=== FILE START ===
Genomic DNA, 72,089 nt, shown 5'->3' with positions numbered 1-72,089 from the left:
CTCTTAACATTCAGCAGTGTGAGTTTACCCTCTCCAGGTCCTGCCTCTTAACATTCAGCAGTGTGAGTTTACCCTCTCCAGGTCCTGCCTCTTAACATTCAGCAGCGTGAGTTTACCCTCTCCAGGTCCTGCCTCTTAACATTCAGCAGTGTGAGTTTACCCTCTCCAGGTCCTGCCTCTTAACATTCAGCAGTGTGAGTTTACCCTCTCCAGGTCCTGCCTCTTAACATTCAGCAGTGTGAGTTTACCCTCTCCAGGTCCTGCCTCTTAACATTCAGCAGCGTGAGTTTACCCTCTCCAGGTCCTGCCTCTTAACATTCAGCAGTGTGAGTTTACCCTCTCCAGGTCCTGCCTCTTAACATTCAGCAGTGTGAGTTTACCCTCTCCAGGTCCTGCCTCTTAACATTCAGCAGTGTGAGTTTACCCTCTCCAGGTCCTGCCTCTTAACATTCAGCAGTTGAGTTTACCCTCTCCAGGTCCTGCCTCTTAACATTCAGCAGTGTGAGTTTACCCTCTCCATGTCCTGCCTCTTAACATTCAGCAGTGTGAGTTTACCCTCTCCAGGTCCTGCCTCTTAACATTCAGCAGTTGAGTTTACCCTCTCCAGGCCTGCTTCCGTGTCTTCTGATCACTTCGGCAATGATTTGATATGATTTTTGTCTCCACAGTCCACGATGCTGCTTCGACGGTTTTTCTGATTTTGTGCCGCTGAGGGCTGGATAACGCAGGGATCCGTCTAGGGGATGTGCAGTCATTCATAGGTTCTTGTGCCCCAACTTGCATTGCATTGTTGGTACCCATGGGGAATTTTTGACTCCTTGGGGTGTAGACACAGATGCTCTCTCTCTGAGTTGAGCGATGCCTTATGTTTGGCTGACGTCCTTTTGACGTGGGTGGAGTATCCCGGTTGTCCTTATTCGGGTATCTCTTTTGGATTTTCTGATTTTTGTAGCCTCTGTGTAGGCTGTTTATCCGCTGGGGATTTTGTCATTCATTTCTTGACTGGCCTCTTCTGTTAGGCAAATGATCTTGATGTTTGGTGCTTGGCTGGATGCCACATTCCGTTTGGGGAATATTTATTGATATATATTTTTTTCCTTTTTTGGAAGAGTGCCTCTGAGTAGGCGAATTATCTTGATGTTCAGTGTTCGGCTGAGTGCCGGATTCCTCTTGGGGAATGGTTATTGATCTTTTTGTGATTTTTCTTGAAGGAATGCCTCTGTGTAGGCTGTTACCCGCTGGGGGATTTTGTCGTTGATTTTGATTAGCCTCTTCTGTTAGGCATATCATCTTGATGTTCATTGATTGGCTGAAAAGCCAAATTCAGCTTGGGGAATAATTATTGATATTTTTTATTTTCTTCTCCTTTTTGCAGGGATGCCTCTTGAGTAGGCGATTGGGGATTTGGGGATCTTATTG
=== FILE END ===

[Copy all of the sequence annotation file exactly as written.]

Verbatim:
Genomic DNA, 72,089 nt, shown 5'->3' with positions numbered 1-72,089 from the left:
CTCTTAACATTCAGCAGTGTGAGTTTACCCTCTCCAGGTCCTGCCTCTTAACATTCAGCAGTGTGAGTTTACCCTCTCCAGGTCCTGCCTCTTAACATTCAGCAGCGTGAGTTTACCCTCTCCAGGTCCTGCCTCTTAACATTCAGCAGTGTGAGTTTACCCTCTCCAGGTCCTGCCTCTTAACATTCAGCAGTGTGAGTTTACCCTCTCCAGGTCCTGCCTCTTAACATTCAGCAGTGTGAGTTTACCCTCTCCAGGTCCTGCCTCTTAACATTCAGCAGCGTGAGTTTACCCTCTCCAGGTCCTGCCTCTTAACATTCAGCAGTGTGAGTTTACCCTCTCCAGGTCCTGCCTCTTAACATTCAGCAGTGTGAGTTTACCCTCTCCAGGTCCTGCCTCTTAACATTCAGCAGTGTGAGTTTACCCTCTCCAGGTCCTGCCTCTTAACATTCAGCAGTTGAGTTTACCCTCTCCAGGTCCTGCCTCTTAACATTCAGCAGTGTGAGTTTACCCTCTCCATGTCCTGCCTCTTAACATTCAGCAGTGTGAGTTTACCCTCTCCAGGTCCTGCCTCTTAACATTCAGCAGTTGAGTTTACCCTCTCCAGGCCTGCTTCCGTGTCTTCTGATCACTTCGGCAATGATTTGATATGATTTTTGTCTCCACAGTCCACGATGCTGCTTCGACGGTTTTTCTGATTTTGTGCCGCTGAGGGCTGGATAACGCAGGGATCCGTCTAGGGGATGTGCAGTCATTCATAGGTTCTTGTGCCCCAACTTGCATTGCATTGTTGGTACCCATGGGGAATTTTTGACTCCTTGGGGTGTAGACACAGATGCTCTCTCTCTGAGTTGAGCGATGCCTTATGTTTGGCTGACGTCCTTTTGACGTGGGTGGAGTATCCCGGTTGTCCTTATTCGGGTATCTCTTTTGGATTTTCTGATTTTTGTAGCCTCTGTGTAGGCTGTTTATCCGCTGGGGATTTTGTCATTCATTTCTTGACTGGCCTCTTCTGTTAGGCAAATGATCTTGATGTTTGGTGCTTGGCTGGATGCCACATTCCGTTTGGGGAATATTTATTGATATATATTTTTTTCCTTTTTTGGAAGAGTGCCTCTGAGTAGGCGAATTATCTTGATGTTCAGTGTTCGGCTGAGTGCCGGATTCCTCTTGGGGAATGGTTATTGATCTTTTTGTGATTTTTCTTGAAGGAATGCCTCTGTGTAGGCTGTTACCCGCTGGGGGATTTTGTCGTTGATTTTGATTAGCCTCTTCTGTTAGGCATATCATCTTGATGTTCATTGATTGGCTGAAAAGCCAAATTCAGCTTGGGGAATAATTATTGATATTTTTTATTTTCTTCTCCTTTTTGCAGGGATGCCTCTTGAGTAGGCGATTGGGGATTTGGGGATCTTATTG